6. Hoverson AR, Davis MD, Weenig RH, Wolanskyj AP (2006) Neutrophilic dermatosis (Sweet syndrome) of the hands associated with lenalidomide. Arch Dermatol 142: 1070-1071.

  7. Browning0 CE, Dixon JE, Malone JC, Callen JP (2005) Thalidomide in the treatment of recalcitrant Sweet's syndrome associated with myelodysplasia. J Am Acad Dermatol 53: S135-138.

  8. Sweet RD (1964) An Acute Febrile Neutrophilic Dermatosis. Br J Dermatol 76: 349-356.

  9. Maillard H, Leclech C, Peria P, Avenel-Audran M, Verret JL (1999) Colchicine for Sweet's syndrome. A study of 20 cases. Br J Dermatol 140: 565-566.

  10. Shibata K, Tateishi T, Yamasaki R, Ohyagi Y, Kira J (2010) [Successful treatment of a case of steroid-dependent neuro-Sweet disease with dapsone]. Rinsho Shinkeigaku 50: 257-261.

  11. Kannan R, Dutta TK, Goel A, Garg BR, Venkateswaran S, et al. (1995) Sweet syndrome in chronic myeloid leukaemia. Postgrad Med J 71: 383.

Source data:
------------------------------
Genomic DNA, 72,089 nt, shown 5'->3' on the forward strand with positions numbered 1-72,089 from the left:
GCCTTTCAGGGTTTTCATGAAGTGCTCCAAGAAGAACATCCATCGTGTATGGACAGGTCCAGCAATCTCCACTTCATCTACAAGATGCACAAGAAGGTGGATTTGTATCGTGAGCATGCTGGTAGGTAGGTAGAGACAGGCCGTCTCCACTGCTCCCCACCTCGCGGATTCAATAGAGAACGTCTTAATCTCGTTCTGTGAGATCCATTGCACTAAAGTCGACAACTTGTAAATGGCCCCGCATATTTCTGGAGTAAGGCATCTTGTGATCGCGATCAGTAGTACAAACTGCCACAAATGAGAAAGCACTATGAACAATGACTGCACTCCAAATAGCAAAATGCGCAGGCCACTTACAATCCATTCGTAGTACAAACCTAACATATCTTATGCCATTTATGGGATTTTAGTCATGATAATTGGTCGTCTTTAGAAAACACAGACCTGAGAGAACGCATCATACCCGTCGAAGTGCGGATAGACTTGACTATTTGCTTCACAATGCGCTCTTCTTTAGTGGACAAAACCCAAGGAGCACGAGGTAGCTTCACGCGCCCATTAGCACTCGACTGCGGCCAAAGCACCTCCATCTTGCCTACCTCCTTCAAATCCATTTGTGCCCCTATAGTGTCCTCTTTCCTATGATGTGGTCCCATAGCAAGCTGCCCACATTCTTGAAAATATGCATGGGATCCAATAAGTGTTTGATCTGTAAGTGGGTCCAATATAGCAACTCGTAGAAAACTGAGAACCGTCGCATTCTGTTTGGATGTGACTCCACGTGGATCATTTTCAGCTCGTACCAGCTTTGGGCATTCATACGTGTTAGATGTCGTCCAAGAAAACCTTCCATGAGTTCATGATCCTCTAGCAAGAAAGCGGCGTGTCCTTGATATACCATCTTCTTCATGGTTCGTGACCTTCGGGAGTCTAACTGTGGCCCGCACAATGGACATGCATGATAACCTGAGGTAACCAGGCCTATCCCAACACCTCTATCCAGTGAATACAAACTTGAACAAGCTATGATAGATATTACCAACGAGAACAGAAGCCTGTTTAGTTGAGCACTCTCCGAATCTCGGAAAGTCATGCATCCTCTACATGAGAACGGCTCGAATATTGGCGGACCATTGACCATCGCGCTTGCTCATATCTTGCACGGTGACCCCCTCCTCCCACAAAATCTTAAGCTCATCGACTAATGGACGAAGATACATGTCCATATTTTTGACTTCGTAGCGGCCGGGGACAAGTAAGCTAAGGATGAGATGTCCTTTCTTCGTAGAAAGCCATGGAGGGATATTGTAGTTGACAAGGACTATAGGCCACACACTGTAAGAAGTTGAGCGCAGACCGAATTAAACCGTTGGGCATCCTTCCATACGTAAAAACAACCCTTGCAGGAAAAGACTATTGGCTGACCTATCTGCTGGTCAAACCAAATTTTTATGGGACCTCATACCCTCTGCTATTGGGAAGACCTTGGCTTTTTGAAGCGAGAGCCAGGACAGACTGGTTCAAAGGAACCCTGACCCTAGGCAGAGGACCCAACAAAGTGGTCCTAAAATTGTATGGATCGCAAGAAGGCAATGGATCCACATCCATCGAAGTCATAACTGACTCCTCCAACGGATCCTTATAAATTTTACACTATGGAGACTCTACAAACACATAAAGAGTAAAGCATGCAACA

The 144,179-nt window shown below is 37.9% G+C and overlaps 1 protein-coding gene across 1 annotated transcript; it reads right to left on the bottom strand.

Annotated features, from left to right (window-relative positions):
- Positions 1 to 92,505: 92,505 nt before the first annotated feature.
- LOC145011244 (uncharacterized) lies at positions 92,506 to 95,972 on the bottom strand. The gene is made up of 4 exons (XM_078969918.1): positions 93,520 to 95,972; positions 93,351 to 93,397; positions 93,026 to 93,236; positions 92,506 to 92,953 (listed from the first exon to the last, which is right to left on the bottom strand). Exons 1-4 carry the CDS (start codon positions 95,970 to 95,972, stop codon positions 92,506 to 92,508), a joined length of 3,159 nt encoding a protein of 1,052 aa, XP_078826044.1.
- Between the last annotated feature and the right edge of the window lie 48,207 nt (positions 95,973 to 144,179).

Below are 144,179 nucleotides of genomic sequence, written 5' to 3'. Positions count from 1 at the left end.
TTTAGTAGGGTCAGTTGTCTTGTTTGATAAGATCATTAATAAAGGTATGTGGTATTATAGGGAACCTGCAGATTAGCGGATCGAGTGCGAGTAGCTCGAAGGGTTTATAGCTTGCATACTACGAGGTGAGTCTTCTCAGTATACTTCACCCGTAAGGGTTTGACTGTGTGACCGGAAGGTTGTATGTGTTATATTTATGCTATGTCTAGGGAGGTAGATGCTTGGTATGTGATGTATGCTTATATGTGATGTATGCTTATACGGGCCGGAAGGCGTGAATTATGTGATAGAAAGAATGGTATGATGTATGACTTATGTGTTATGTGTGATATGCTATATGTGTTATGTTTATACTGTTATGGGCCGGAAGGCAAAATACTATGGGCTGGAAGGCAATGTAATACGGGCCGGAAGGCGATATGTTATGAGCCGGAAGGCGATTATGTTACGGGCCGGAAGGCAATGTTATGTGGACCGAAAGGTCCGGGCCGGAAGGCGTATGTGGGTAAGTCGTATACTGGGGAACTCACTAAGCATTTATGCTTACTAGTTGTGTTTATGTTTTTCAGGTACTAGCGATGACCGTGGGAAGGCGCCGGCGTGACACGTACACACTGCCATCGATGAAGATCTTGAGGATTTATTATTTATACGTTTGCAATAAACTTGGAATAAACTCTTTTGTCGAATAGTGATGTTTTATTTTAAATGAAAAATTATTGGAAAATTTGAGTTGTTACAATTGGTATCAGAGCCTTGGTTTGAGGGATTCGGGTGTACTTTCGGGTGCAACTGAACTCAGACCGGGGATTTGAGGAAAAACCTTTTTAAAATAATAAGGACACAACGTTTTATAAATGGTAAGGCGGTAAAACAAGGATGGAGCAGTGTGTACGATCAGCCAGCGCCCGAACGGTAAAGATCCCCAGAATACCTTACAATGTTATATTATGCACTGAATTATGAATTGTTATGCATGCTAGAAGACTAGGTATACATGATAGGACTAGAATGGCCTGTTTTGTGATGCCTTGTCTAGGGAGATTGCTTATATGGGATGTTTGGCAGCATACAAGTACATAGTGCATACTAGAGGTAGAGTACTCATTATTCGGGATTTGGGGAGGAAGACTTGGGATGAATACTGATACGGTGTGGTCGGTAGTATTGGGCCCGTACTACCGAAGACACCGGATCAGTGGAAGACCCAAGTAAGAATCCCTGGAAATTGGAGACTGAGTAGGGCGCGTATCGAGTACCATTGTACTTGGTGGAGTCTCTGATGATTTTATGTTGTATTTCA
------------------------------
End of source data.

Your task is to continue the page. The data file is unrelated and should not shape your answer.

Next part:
12. Jeanfils S, Joly P, Young P, Le Corvaisier-Pieto C, Thomine E, et al. (1997) Indomethacin treatment of eighteen patients with Sweet's syndrome. J Am Acad Dermatol 36: 436-439.

  13. List A, Dewald G, Bennett J, Giagounidis A, Raza A, et al. (2006) Lenalidomide in the myelodysplastic syndrome with chromosome 5q deletion. N Engl J Med 355: 1456-1465.

  14. Raza A, Reeves JA, Feldman EJ, Dewald GW, Bennett JM, et al. (2008) Phase 2 study of lenalidomide in transfusion-dependent, low-risk, and intermediate-1 risk myelodysplastic syndromes with karyotypes other than deletion 5q. Blood 111: 86-93.

  15. Pal R, Monaghan SA, Hassett AC, Mapara MY, Schafer P, et al. (2010) Immunomodulatory derivatives induce PU.1 down-regulation, myeloid maturation arrest, and neutropenia. Blood 115: 605-614.

  16. Yamada M, Kuroda H, Yoshida M, Jomen W, Abe T, et al. (2014) Successful treatment of an essential thrombocythemia patient complicated by Sweet's syndrome with combination of chemotherapy and lenalidomide. Rinsho Ketsueki 55: 440-444.

  17. Raza S, Kirkland RS, Patel AA, Shortridge JR, Freter C (2013) Insight into Sweet's syndrome and associated-malignancy: a review of the current literature. Int J Oncol 42: 1516-1522.